Dan Scifo takes a look at Monday evening's 5-1 loss to the...
By Al Willig
No, Jason Spezza is not back on the ice; I am talking about his back. That spiny thing that contains the spine (my wife is the biologist, I am an accountant). Jason’s version of the spiny thing has a herniated disc and no, I do not know exactly what that is but it is not a good thing.
Back problems for the Spezz Dispenser are nothing new. He has missed parts of two other seasons with back issues. This time, Jason will have in-season surgery, is out indefinitely and will miss a minimum of two months.
What does that mean for the Senators? To-date, it has meant little as far as results since the Sens have beaten Washington and Montreal without Spezza. I guess some naysayers might say he might have cost them those wins, but I am not among them. In the longer-run, this very much affects the way the Senators play. There is no replacement for one of the great creative minds in the NHL who has the skill to go along, toiling his trade in Binghamton.
Enter Mika Zibanejad, the Senators first round pick; 6th overall in the 2011 entry draft. He just happened to be in Ottawa because of the AHL all-star break (of which, he was not a part) when Spezza went down. He is not Jason Spezza. His skill set does not remotely resemble Jason Spezza’s but he has a promising skill set none-the-less. All he has done since being called up is get the first star against Washington (one assist) and a goal against Montreal; all while playing on the fourth line. To be fair, Coach Paul MacLean has been using the 4th line quite liberally; partly because of the compressed schedule but mostly because they have been very effective. Also to be fair, Mika’s goal came on the power play. Zibanejad (can we come up with a nickname that isn’t Zibby?) is a more straightforward, use your speed and strength guy, but he has a very good shot and the grit he displays is beyond your typical 19 year old NHLer.
On a grander scale, Spezza’s absence makes the Senators more of a north-south team. The creativity is now more likely to come from the back end from the likes of Erik Karlsson and Sergei Gonchar. The forward units will be best served by getting people to the net with the puck following shortly thereafter. The player most affected is Kyle Turris who now moves to the top line with Daniel Alfredsson and Milan Michalek. Turris is a nice player who is not without some creativity, but not on the scale of Jason Spezza. It remains to be seen if he can handle the added attention that will be heaped upon him by opposing teams, but he has an assist in each game and the additional muscle he added in the offseason should serve him well.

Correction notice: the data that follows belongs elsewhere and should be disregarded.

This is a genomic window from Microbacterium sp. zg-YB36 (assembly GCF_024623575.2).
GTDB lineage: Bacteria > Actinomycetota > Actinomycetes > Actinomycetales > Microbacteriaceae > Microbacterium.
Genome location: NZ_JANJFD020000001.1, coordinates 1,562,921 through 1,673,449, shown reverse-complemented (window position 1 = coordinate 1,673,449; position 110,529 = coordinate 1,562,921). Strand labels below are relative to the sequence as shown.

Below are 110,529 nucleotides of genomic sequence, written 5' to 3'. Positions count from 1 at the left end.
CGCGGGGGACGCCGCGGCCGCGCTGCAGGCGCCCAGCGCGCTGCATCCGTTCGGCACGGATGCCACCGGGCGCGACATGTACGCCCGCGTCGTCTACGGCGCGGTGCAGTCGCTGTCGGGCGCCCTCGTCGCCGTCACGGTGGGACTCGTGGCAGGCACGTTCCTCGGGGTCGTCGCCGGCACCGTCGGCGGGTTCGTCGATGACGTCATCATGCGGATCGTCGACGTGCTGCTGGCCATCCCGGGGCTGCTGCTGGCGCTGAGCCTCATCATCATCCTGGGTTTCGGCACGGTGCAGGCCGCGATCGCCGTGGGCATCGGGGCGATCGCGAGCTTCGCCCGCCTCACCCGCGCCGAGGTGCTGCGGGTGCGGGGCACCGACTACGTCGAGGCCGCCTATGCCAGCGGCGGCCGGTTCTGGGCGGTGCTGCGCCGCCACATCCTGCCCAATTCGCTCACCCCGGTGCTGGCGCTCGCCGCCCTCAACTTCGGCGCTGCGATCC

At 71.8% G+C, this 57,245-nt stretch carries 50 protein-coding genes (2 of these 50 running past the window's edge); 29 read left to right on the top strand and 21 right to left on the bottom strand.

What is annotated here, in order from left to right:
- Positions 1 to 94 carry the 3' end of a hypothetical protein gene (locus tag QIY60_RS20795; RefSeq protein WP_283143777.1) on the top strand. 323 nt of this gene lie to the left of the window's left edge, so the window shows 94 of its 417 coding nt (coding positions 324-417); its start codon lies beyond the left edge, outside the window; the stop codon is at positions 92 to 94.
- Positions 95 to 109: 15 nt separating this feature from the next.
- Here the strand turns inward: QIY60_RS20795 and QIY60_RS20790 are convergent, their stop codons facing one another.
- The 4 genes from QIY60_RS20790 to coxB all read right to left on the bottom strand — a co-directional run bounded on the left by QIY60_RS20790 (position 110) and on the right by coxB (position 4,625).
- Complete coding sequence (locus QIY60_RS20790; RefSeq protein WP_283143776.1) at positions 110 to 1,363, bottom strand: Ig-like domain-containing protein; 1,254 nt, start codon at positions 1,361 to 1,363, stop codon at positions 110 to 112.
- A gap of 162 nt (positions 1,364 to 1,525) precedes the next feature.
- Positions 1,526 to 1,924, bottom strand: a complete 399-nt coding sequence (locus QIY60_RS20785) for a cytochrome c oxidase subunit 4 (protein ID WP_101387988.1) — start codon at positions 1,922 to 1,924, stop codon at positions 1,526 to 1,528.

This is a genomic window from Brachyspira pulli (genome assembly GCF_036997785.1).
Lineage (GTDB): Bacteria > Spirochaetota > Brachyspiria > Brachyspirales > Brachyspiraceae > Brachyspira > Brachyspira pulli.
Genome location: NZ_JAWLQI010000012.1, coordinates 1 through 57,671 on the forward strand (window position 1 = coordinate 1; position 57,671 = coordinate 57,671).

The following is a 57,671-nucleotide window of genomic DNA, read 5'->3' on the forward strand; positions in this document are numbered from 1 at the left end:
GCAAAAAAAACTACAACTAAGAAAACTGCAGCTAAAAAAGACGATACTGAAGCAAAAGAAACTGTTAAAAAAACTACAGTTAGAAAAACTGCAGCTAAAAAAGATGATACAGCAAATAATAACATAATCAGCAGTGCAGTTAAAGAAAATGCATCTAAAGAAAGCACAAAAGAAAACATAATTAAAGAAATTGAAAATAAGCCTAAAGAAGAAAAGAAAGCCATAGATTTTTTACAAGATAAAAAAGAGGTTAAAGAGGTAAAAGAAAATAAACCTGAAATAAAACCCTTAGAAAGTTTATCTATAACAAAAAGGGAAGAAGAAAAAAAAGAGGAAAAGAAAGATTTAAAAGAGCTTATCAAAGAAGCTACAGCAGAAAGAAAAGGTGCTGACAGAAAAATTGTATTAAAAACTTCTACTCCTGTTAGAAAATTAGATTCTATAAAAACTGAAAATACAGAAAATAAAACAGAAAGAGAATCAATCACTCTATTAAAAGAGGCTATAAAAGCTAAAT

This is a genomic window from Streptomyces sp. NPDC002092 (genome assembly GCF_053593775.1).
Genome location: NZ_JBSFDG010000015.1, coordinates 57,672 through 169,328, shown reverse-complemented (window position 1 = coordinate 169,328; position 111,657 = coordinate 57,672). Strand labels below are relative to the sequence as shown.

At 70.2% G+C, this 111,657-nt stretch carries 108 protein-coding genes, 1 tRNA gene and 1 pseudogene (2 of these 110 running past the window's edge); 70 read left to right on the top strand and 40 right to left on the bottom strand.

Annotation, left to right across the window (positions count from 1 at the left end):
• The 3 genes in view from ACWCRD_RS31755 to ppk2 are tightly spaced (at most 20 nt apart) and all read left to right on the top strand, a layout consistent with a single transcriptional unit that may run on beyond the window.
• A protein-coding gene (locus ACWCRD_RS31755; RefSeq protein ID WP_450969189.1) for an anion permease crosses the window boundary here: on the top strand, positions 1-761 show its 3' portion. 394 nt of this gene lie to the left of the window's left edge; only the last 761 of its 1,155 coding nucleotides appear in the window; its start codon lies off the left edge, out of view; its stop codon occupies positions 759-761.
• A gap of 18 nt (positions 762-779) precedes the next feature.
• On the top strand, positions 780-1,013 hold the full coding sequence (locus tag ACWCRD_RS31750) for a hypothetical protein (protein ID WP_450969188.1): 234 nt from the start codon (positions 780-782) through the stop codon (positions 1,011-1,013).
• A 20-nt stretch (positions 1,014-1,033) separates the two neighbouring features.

The second line is completely revamped with Peter Regin centering Guillaume Latendresse and Jakob Silfverberg. To say this line is a work in progress is very generous. Their struggles have been covered to some degree by the effectiveness of the 3rd and 4th lines. Colin Greening, Chris Neil and Zack Smith are as steady as anyone can ask and it has to be a comfort to MacLean that he can count on them to deliver a steady performance with the physical and defensive dimension while chipping in offensively.
The saving grace amongst all the changes has been the play of goalie Craig Anderson. I like my crow served with a sweet and spicy sauce, please. I have never been a fan of Anderson, but there is no debating what he has done for this team in the early part of the season. He leads the league in GAA and save percentage and is second in wins behind only Antti Niemi in San Jose.
His timely and impressive big saves have both kept the Senators in games and kept the opponents out of games. His only blemish is a shoot-out loss to the Penguins after which he said “I let the team down”, countering somewhat his “me first” reputation. It can be argued that he cost them a point, but the Senators do not have a chance at that extra point if not for Andy who made 33 saves through regulation and overtime.
As I complete this post, the Senators potential problems are on full display in their game against the Carolina Hurricanes. They are not able to out-skill a pretty decent Hurricanes team, but Anderson is keeping them in the game. Down 1-0 on a tipped goal by Eric Staal on which Andy had little chance, the Senators have not mustered much in the way of quality scoring chances but full marks for effort. They fall 1-0; Anderson stops 34.